Drake's 'So Far Gone' Debuting In Top 10 On Billboard 200
Ten years ago, college campuses were enthralled in Drake’s romantic verses and relatable sonic vignettes on his ubiquitous mixtape, So Far Gone. It was conveniently released the week of Valentine’s Day on Feb. 13. At the time, he dropped the free project without much commercial push.
Now, a mere decade later, the mixtape is climbing to its debut on the Top 10 on the Billboard 200 chart. Since its tenth anniversary, the project has garnered slots on prominent streaming services starting the week of Feb. 15, Billboard reports.
It’s projected that the compilation might debut at No. 5 on the charts next week, and can end the week of Feb. 21 with 45,000 album units. If Drizzy is able to receive this accolade, it will make this his tenth album that’s reached a top 10 slot on the charts.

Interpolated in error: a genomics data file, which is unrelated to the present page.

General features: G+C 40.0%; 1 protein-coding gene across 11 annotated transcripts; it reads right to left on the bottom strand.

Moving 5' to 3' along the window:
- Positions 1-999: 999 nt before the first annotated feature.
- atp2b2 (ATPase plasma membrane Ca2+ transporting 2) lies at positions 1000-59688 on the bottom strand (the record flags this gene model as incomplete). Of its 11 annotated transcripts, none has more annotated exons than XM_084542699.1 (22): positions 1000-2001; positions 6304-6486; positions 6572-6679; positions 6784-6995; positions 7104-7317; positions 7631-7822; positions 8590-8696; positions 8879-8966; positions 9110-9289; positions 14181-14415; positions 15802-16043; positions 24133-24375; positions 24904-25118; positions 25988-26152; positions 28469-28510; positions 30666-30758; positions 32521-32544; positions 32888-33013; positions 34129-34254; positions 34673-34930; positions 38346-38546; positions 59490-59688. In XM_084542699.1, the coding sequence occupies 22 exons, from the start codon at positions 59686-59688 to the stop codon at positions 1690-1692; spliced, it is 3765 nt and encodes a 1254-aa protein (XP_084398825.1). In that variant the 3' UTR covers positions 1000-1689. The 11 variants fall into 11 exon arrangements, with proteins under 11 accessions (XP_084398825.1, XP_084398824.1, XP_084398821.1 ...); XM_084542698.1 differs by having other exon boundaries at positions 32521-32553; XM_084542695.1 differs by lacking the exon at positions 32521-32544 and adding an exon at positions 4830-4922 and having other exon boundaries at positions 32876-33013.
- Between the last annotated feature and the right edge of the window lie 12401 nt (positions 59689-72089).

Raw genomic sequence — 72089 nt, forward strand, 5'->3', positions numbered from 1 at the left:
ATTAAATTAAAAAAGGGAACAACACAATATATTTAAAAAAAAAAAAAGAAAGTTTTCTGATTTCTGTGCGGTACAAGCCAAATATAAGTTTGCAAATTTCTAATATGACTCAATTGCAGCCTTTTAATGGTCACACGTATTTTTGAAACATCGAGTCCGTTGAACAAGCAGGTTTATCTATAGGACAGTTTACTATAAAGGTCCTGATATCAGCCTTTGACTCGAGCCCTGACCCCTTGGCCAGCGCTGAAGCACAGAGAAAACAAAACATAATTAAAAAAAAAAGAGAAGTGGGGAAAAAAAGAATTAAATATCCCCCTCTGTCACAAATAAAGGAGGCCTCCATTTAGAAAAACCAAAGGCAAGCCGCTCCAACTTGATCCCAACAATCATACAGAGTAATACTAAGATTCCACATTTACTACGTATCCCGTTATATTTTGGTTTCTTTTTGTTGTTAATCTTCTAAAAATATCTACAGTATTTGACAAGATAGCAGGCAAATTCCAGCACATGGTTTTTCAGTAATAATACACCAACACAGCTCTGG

In typical Drake fashion, when he was creating So Far Gone, he was grappling with a relationship that seemingly went sour, which served as his main source of inspiration. During a 2009 interview with Complex, he detailed the message behind some of the album's songs.
“It starts with this monologue, 'Lust For Life,' of me crying out, in my head the things that I never say. The things that I was just thinking, that was my mindset. Then it goes to 'Houstatlantavegas' which is about what I felt about the girl I was with,” he said.
“I just felt that nothing was ever good enough, and she was always searching for more excitement and then we move into 'Successful,'" he continued. "I say at the end of the song, 'There are so many things I want to say but I just don't know how to say it to you.' I know exactly what I want to say, you know, I just want to be successful, but I don't know if I can do it with you and then it goes into 'Let's Call It Off,' which is the breakup.”
While it must have been heartbreaking, the end of that relationship kicked off his musical career. “And then coincidentally when I broke up with that girl a week later I went to Houston and met Lil Wayne and that's where 'November 18' comes from,” he explained.